As a former foreign correspondent I’m keen to read up on international news such as the horrible story of Libyan dictator Col Gaddafi cracking down on rebel forces. But I find that some journalists keep creating cases of tautology in referring to pro-government forces. A government force is, by definition, fighting for the government.
You don’t need the prefix pro, but have a look at these headlines over the past few weeks:
New York Times: Pro-Government Troops Challenge Rebel Forces in Libya
BBC: Pro-Gaddafi forces check rebel advance
I know that covering a fast-moving, complex story can be extremely difficult. I reported world news from more than 20 countries for many years while working as a correspondent for Reuters, the Associated Press (AP) and United Press International (UPI) respectively. In the heat of the moment you may sometimes write awkward or grammatically incorrect sentences that the central news desk will usually fix before publishing your piece.
But this is a systematic use of tautology. Google the words pro-government forces and you get nearly two million hits. It’s obviously not just about the Libyan crisis but also about events in countries such as Yemen and Somalia.
I suppose one could argue that, in the Libyan case, a pro-government force could be one acting independently but which supports the Tripoli government, for example African mercenaries flown in to reinforce Gaddafi’s regular troops. But most reporting doesn’t make such a fine distinction, and those units that have mutinied and support the rebels are not referred to as pro-rebel or pro-opposition forces as far as I know.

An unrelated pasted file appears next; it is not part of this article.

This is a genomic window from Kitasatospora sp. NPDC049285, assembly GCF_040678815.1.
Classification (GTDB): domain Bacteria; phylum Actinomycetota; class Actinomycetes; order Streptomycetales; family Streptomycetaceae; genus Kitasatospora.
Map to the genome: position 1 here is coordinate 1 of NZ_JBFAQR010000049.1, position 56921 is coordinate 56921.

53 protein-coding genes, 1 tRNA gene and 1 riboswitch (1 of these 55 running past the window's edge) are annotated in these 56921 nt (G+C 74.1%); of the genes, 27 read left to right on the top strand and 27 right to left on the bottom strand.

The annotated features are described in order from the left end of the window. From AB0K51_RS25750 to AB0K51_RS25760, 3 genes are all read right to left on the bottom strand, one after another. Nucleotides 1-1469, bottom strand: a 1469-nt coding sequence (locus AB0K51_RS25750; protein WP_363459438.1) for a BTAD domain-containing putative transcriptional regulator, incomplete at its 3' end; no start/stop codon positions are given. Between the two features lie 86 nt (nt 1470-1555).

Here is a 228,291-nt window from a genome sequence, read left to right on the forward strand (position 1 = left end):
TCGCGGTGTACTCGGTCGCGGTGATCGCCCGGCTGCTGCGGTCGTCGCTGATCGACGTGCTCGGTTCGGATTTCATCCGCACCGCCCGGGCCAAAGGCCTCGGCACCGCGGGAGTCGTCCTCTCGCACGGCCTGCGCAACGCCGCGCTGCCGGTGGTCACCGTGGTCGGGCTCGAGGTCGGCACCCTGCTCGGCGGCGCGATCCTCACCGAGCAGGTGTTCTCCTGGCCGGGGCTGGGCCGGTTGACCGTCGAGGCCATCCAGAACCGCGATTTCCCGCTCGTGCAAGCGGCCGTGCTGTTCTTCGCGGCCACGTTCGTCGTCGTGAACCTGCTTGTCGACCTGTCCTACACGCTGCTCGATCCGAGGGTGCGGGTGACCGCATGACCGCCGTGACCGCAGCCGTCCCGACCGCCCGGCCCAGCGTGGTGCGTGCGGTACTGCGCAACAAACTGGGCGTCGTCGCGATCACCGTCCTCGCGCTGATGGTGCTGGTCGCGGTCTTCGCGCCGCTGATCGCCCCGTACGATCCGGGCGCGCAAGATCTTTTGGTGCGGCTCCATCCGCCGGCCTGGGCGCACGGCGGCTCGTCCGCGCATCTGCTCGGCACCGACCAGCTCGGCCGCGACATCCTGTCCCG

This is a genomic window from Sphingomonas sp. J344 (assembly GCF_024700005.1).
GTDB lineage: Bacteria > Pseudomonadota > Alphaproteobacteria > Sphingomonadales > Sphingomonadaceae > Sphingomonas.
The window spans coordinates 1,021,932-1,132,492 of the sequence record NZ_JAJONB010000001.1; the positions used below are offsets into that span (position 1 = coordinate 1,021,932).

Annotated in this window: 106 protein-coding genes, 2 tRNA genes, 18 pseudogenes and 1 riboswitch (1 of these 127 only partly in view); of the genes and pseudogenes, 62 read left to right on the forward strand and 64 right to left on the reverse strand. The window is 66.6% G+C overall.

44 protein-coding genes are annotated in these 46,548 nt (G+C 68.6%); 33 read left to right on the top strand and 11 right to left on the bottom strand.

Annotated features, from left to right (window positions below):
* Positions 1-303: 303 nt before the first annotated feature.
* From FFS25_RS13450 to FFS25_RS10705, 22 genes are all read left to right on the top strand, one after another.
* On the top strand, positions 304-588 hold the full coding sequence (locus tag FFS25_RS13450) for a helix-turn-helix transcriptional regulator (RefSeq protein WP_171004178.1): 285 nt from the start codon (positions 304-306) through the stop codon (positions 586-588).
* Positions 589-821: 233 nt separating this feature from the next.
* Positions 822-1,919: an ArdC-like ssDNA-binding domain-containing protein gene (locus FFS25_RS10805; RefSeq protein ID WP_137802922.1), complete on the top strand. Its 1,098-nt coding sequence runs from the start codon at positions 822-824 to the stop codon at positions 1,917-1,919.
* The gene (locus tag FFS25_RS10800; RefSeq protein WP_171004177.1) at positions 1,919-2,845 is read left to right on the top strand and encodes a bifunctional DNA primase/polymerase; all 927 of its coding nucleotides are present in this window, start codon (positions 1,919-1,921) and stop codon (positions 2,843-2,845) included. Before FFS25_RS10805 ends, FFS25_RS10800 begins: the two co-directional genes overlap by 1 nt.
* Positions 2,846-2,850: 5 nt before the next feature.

Some news organisations get it right. Reuters had this headline today, March 15:
Gaddafi forces seize key town, G8 stalls on no-fly
I realise that the point I’m making is trivial in light of the horrors unleashed by Gaddafi on fellow Libyans, but in my self-appointed role as grumpy old editor I do analyse how English is being used. I hope you enjoy reading my blog entries.
I asked a seasoned editor on the foreign desk at the AP in New York 30 years ago if he found the editing job hard. He shrugged: “A story is story is a story.”
Government troops are government troops are government troops.
I welcome your comments.